There is an old notion that classical musicians cannot play outside the box. That may have been true sixty or more years ago but now that is no longer the case. Often a sound formal music education is a basis to move onto the exploration of a whole plethora of musical options. A quick research of the resume any number of of top flight musicians will reveal an extra ordinary number who have formal academic and performance credentials out the ying-yang. All musicians in this ensemble would fall into that category. This new incarnation of Breakwater is different from the first edition. For a starter it is a trio rather than a quartet and while it does not have the mellow polish of the first edition it does have more of an edge and a higher entertainment quotient. The current repertoire draws from the same arrangements and sources but with a few more entertainment motifs thrown in for good measure. The “mish-mash” of Bach’s Jesu of Man’s Desire overlaid on top of the the old classical soprano tear jerker Ave Marie is still there to give new life to a couple of classical staples as the trio seamlessly slides into the old fiddle tune The Ash Plant. Other songs and tunes during the evening included Jeff Faragher’s version of the maritime ballad Song of the Mira coupled with the fiddle tune Stolen Apples; Jeff’s version of this ballad is probably one of the best around. James Desautels did more than justice to the old American fiddle show pieces The Orange Blossom Special, The Arkansas Traveler and The Soldiers Joy and a series of waltzes that included the Tennessee Waltz and the Shannon Waltz. As promised, the evening’s “mish-mash” contained a little bit of everything from Beethoven through some fiddle tunes in 7/8; Bob Dylan’s Blowing in the Wind and Running Through Tall Grass; Natalie McMaster’s Volcanic Jig; the traditional Southern Song There is more Love and my all time favorite fiddle tune The Pelican Reel. It was quite a night of good food, good cheer and great entertainment and one that I hope will be repeated at some time in the not too distant future. Here are some images from the night.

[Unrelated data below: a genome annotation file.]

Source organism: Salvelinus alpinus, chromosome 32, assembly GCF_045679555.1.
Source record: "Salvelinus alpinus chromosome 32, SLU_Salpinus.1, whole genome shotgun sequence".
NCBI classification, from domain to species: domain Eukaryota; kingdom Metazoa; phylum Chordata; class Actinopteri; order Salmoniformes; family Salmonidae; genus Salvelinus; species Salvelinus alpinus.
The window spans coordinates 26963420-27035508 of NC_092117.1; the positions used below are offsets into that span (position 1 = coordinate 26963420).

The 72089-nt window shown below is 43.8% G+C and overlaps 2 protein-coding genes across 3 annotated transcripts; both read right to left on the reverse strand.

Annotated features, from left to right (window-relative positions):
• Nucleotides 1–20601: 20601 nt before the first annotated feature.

The recent performance of the Irish Celtic Band Lunasa At the Key City Theatre in Cranbrook should have been an eye (ear) opener for local audiences. I am sure it is the first time that a Uilleann Piper has graced a local stage. Cillian Vallely playing that curious collection of Irish plumbing certainly gave Lunasa a very distinctive sound and his solo piece was, for me, the highlight of the evening. This is a uniquely Irish instrument that as a Celtic mood instrument has replaced the highland bagpipes. It is not unusual in movies these days when the story line involves the highlands it is the Irish Uilleann that you will hear on the sound track providing the appropriate mystical mood. So it would seem appropriate to have a look at tutorial video to get some idea of how the instrument works.
Also here are also some performances on an instrument that has since the early 60s has gone from strength to strength. I remember in the mid 60s pipers traveling to Ireland to literally sleep on the floor to study at the feet of the great masters who were still alive. Here are some more recent performances. First off there is the Scotsman Fred Morrison who is also a master Highland piper, whistle, small pipes, etc, etc. .
Catherine Ashcroft playing a slow tune that only bagpipes can bring us to a high emotional state. She follows the slow piece with a tour de force on the KING OF THE PIPERS. What I find fascinating is how full the sound can be with all the drones going and various registers that can be heard when Catherine drops her wrist onto the registers. Also Maurice Dickson percussion and guitar accompaniments are more than note wothy. Celtic guitarists seem to have a lock on how to play rhythm guitar.
Just in case it is thought that only traditional Irish Music can be played on Uilleann pipes here is a classical piece by Handel.
and of course Cillian Vallely of Lunasa fame playing the popular LARK IN THE MORNING
HOME ROUTES HOUSE CONCERT – THE BOMBADILS Wednesday November 23, 2016, 7:30 pm at 8163 Gibbons Road Mayook
In a nutshell this was a concert of brilliant music.